These feelings — these moments of complete and utter shock over how cruel mankind can be — will never go away. We will unfortunately always find moments of genuine beauty and clarity in our lives being put to an end when suddenly we feel our hearts breaking and find ourselves staring at a news headline wanting to scream. I can’t pretend that this pain is temporary and that if we all held hands it would stop. It’s what we feel we can do with these feelings that matters and lessens the frequency of deaths and injustice motivated by hate.

“I am only one, but I am still one. I cannot do everything, but still I can do something. And because I cannot do everything I will not refuse to do the something that I can do,” the student speaker at Salem High School’s graduation said, quoting Helen Keller to a graduating class of more than 1,000.  

Afterward, I spoke with a graduating senior, Patricia Freitag, in the crowd.

“I’m livid,” she told me. “I’m really angry at how this country has let things get this far, how I have stood by and mourned for the families but never actively done something.”

We are all one, but together, we are all bodies of change and a future that doesn’t have to learn about yet another mass killing, another injustice, another act of hate every single day.

“The first step is bringing awareness,” Freitag said. “People say that there’s no point in retweeting things, but look at the huge platform it’s given younger generations — a platform that others cannot ignore and goes worldwide. There’s also petitioning, signing and writing to your representatives and local governments, which many seem to ignore because they believe one signature or one call is too small. But if everyone whose signature was so minuscule made that small dent, collectively we could make one of the largest impacts our generation has ever seen.”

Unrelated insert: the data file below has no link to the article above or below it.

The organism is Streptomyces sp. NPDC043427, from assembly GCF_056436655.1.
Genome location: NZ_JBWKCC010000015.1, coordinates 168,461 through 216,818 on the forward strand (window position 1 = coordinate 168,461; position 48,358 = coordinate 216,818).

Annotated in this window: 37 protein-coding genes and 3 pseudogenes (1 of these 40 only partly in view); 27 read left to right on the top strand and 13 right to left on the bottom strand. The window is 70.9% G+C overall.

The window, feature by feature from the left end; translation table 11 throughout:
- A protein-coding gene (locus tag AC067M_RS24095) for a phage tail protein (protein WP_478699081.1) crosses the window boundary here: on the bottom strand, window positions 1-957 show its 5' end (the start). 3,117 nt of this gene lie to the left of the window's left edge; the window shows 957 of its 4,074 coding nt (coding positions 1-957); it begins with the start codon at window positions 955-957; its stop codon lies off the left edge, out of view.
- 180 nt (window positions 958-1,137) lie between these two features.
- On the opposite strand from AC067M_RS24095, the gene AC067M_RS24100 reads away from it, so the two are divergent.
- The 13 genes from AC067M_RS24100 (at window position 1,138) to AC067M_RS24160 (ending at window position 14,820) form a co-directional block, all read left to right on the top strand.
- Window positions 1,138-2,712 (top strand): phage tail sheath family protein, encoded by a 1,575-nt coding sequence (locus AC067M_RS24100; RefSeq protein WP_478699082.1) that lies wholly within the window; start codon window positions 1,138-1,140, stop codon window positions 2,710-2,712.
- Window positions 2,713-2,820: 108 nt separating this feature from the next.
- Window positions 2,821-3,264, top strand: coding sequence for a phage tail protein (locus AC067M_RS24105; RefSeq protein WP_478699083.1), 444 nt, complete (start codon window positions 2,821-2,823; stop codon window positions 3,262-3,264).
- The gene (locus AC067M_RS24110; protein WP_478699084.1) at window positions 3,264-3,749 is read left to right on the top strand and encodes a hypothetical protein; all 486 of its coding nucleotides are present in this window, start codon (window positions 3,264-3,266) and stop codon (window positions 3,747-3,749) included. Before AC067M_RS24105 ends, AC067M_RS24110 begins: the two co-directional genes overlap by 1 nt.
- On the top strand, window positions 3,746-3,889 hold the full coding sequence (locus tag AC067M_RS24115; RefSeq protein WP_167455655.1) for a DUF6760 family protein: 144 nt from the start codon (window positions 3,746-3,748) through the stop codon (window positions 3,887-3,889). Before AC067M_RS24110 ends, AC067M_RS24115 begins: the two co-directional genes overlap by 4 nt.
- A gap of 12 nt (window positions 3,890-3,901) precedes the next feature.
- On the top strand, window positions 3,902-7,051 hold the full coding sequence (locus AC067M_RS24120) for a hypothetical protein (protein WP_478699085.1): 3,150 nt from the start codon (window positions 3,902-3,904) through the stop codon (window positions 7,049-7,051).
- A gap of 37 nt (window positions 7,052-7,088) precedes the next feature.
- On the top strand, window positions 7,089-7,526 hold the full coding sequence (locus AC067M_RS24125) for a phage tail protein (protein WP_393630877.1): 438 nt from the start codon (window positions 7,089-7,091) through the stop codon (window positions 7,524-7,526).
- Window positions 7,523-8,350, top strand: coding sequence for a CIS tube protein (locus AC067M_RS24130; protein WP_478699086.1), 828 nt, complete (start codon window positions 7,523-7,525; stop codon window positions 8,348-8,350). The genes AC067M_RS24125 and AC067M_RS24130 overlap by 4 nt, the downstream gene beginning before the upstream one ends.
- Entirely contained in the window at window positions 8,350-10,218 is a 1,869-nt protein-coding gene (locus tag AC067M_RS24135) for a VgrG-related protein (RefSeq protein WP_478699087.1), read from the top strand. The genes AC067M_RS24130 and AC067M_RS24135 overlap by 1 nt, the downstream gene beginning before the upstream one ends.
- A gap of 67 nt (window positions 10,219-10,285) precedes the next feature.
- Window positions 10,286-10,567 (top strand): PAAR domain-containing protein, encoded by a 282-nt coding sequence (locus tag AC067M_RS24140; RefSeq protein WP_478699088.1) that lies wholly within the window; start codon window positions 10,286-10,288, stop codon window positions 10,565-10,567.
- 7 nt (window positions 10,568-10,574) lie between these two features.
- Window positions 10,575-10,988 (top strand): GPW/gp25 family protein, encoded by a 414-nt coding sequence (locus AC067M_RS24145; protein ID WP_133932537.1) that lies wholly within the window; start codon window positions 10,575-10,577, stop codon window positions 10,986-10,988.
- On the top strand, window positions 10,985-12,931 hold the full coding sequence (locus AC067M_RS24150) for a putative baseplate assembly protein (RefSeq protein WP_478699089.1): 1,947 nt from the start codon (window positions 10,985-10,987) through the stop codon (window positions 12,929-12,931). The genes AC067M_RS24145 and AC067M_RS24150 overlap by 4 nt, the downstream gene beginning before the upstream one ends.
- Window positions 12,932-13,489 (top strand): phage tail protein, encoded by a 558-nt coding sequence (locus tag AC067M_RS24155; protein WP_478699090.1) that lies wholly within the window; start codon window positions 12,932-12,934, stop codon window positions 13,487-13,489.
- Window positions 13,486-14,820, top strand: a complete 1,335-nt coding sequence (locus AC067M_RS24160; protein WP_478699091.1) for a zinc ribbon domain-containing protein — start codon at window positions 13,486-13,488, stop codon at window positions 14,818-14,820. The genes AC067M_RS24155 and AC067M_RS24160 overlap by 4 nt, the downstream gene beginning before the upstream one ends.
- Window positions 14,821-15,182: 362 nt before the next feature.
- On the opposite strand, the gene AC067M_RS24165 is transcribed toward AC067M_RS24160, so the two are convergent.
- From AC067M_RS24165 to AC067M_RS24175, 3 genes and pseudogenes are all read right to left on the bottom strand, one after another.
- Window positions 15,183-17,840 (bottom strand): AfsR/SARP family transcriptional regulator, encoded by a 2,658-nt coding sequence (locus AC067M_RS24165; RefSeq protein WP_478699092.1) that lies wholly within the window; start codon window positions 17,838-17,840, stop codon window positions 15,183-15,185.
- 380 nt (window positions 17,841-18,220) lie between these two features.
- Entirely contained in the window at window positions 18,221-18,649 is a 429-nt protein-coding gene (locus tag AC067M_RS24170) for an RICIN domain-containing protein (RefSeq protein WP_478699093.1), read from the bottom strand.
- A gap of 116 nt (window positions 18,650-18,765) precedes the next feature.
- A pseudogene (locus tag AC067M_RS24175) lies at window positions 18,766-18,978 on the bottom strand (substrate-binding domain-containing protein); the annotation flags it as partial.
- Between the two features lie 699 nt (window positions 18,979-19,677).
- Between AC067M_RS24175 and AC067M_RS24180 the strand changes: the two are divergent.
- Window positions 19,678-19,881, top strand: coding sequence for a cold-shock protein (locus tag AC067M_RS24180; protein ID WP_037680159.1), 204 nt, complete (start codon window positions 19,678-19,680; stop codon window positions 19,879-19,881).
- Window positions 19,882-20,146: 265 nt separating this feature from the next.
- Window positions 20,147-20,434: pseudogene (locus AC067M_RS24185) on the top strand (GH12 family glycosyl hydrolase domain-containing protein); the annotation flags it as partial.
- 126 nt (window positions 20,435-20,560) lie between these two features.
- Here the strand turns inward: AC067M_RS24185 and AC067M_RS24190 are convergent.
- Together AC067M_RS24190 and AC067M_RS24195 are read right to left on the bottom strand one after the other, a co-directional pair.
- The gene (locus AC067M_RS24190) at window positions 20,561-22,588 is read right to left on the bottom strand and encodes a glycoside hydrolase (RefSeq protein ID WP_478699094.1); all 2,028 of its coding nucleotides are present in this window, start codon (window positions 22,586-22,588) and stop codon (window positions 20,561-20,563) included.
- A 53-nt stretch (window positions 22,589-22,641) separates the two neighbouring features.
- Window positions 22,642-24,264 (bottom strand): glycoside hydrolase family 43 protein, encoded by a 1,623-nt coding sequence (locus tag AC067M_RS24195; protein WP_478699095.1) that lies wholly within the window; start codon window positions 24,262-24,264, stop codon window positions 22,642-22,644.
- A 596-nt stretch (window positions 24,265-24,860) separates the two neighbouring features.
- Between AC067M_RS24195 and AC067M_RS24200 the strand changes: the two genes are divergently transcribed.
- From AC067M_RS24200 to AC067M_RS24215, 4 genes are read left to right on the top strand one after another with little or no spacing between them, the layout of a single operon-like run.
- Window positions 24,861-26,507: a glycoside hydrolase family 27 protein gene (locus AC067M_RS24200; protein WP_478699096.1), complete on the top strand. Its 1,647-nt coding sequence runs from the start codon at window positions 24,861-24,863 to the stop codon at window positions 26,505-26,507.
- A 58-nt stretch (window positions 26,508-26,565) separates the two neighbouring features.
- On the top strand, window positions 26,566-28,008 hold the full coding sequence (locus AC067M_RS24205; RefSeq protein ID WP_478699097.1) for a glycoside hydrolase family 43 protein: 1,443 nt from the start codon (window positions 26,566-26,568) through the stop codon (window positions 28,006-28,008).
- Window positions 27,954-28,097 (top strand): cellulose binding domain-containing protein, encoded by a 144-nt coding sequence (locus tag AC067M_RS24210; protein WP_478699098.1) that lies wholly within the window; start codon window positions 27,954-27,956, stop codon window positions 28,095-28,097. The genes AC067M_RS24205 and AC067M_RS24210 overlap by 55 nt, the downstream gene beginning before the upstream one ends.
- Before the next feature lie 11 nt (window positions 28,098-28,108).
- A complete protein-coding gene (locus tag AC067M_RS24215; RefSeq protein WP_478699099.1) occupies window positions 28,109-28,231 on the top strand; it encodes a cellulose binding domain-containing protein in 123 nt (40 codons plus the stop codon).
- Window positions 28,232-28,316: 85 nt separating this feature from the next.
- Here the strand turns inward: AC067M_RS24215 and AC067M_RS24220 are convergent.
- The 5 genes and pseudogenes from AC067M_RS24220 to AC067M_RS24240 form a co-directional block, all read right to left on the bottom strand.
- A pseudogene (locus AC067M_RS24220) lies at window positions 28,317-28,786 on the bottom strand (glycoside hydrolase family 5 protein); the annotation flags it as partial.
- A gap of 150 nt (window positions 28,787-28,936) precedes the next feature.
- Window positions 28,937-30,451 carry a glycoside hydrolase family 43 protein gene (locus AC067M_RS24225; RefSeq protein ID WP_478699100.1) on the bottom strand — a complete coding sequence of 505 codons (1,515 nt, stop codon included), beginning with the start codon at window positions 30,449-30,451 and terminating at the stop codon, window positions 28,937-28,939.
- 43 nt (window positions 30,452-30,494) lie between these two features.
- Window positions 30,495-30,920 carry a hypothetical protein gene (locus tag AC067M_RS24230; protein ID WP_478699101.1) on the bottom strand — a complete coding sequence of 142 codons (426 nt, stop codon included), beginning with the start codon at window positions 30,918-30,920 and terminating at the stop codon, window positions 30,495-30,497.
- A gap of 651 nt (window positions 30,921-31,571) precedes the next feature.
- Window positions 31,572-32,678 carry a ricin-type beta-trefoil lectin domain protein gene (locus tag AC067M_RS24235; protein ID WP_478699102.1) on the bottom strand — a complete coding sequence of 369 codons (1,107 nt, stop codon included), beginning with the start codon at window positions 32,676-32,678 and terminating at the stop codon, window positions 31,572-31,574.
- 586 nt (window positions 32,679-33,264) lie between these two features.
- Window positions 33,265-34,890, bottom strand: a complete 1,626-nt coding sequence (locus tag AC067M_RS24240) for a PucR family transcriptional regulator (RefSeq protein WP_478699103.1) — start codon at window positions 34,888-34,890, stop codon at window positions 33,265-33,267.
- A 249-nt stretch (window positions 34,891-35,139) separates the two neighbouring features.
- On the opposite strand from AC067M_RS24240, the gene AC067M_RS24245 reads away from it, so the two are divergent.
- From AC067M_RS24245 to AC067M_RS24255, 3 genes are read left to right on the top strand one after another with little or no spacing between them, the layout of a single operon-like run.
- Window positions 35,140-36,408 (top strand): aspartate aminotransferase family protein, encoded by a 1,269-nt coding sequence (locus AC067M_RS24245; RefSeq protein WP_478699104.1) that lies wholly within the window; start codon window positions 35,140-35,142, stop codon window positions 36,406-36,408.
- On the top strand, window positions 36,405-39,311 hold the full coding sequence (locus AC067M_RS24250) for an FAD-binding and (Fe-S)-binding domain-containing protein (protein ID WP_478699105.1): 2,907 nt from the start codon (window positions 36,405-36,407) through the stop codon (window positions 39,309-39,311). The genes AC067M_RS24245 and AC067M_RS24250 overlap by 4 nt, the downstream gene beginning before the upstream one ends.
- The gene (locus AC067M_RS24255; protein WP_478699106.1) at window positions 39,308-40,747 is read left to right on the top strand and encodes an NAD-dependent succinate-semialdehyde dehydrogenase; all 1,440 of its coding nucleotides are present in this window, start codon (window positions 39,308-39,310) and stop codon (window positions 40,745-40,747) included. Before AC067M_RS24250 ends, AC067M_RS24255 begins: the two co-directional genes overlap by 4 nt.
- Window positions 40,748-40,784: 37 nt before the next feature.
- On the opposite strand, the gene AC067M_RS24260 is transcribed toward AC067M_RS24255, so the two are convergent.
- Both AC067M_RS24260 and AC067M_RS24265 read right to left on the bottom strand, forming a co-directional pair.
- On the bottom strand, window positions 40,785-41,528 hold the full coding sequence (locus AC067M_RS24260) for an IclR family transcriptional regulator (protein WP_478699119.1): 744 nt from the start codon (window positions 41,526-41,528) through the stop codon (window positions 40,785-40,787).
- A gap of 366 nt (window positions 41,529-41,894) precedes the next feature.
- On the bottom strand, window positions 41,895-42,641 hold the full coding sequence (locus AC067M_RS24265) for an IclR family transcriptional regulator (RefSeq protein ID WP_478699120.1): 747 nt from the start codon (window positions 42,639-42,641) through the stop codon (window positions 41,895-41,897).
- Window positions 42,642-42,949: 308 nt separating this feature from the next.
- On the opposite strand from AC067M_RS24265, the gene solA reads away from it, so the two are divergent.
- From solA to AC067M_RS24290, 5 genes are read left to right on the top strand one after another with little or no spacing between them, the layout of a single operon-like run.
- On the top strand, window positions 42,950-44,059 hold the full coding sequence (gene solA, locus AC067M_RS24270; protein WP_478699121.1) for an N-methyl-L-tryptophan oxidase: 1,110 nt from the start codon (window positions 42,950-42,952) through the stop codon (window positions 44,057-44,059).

My heart goes out to all who lost loved ones as a result of homophobic mass shooting in Orlando — to those who have been severely traumatized and impacted by the aftermath. My heart goes out to those in the LGBTQIA+  community who are in the closet and couldn’t publicly grieve, seek comfort from their loved ones or solace from their friends and who were once again forced to suffer through pain and heartbreak alone. My heart goes out to to the Muslims who may experience Islamophobia as a result of this — especially those at the intersection of the LGBTQIA+ and Muslim identity. My heart goes out to to the family and loved ones of Christina Grimmie, to her big brother who had to watch his little sister die and her fans who saw someone they loved shot right before their eyes.

To those of you who are able, who are feeling a hundred emotions at once and who want to genuinely help prevent things like this in the future, please speak up and do what you can when you hear or see hate. People’s lives — their hopes, dreams and loved ones —  are depending on it. I am still only one, and so are you, but together we’ll make a powerful many.

Nadia Karizat can be reached at nkarizat@umich.edu.